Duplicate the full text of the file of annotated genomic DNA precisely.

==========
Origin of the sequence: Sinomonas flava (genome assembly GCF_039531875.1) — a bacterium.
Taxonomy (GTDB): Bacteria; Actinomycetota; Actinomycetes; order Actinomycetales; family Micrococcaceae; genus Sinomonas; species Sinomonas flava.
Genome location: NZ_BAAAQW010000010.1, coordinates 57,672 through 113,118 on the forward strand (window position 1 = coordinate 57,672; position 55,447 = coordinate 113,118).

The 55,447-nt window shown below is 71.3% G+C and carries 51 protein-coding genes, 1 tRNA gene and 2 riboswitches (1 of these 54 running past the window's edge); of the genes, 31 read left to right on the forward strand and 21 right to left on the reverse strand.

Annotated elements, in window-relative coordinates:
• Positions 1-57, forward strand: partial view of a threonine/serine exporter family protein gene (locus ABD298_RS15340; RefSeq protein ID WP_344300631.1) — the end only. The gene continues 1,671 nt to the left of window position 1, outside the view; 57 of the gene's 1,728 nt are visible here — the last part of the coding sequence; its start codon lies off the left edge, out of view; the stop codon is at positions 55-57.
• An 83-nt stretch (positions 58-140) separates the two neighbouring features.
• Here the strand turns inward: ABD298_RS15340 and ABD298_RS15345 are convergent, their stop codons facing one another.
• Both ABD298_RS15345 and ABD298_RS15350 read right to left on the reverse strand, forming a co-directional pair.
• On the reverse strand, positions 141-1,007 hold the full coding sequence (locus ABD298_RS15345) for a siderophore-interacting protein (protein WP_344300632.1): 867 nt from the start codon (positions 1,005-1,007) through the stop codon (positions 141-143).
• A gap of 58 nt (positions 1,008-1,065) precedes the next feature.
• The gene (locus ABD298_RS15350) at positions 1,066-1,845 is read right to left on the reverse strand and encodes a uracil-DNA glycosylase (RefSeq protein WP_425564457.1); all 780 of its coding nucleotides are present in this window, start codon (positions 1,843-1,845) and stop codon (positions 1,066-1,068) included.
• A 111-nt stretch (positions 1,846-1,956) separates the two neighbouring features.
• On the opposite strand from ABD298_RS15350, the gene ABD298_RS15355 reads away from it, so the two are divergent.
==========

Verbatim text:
Origin of the sequence: Sinomonas flava (genome assembly GCF_039531875.1) — a bacterium.
Taxonomy (GTDB): Bacteria; Actinomycetota; Actinomycetes; order Actinomycetales; family Micrococcaceae; genus Sinomonas; species Sinomonas flava.
Genome location: NZ_BAAAQW010000010.1, coordinates 57,672 through 113,118 on the forward strand (window position 1 = coordinate 57,672; position 55,447 = coordinate 113,118).

The 55,447-nt window shown below is 71.3% G+C and carries 51 protein-coding genes, 1 tRNA gene and 2 riboswitches (1 of these 54 running past the window's edge); of the genes, 31 read left to right on the forward strand and 21 right to left on the reverse strand.

Annotated elements, in window-relative coordinates:
• Positions 1-57, forward strand: partial view of a threonine/serine exporter family protein gene (locus ABD298_RS15340; RefSeq protein ID WP_344300631.1) — the end only. The gene continues 1,671 nt to the left of window position 1, outside the view; 57 of the gene's 1,728 nt are visible here — the last part of the coding sequence; its start codon lies off the left edge, out of view; the stop codon is at positions 55-57.
• An 83-nt stretch (positions 58-140) separates the two neighbouring features.
• Here the strand turns inward: ABD298_RS15340 and ABD298_RS15345 are convergent, their stop codons facing one another.
• Both ABD298_RS15345 and ABD298_RS15350 read right to left on the reverse strand, forming a co-directional pair.
• On the reverse strand, positions 141-1,007 hold the full coding sequence (locus ABD298_RS15345) for a siderophore-interacting protein (protein WP_344300632.1): 867 nt from the start codon (positions 1,005-1,007) through the stop codon (positions 141-143).
• A gap of 58 nt (positions 1,008-1,065) precedes the next feature.
• The gene (locus ABD298_RS15350) at positions 1,066-1,845 is read right to left on the reverse strand and encodes a uracil-DNA glycosylase (RefSeq protein WP_425564457.1); all 780 of its coding nucleotides are present in this window, start codon (positions 1,843-1,845) and stop codon (positions 1,066-1,068) included.
• A 111-nt stretch (positions 1,846-1,956) separates the two neighbouring features.
• On the opposite strand from ABD298_RS15350, the gene ABD298_RS15355 reads away from it, so the two are divergent.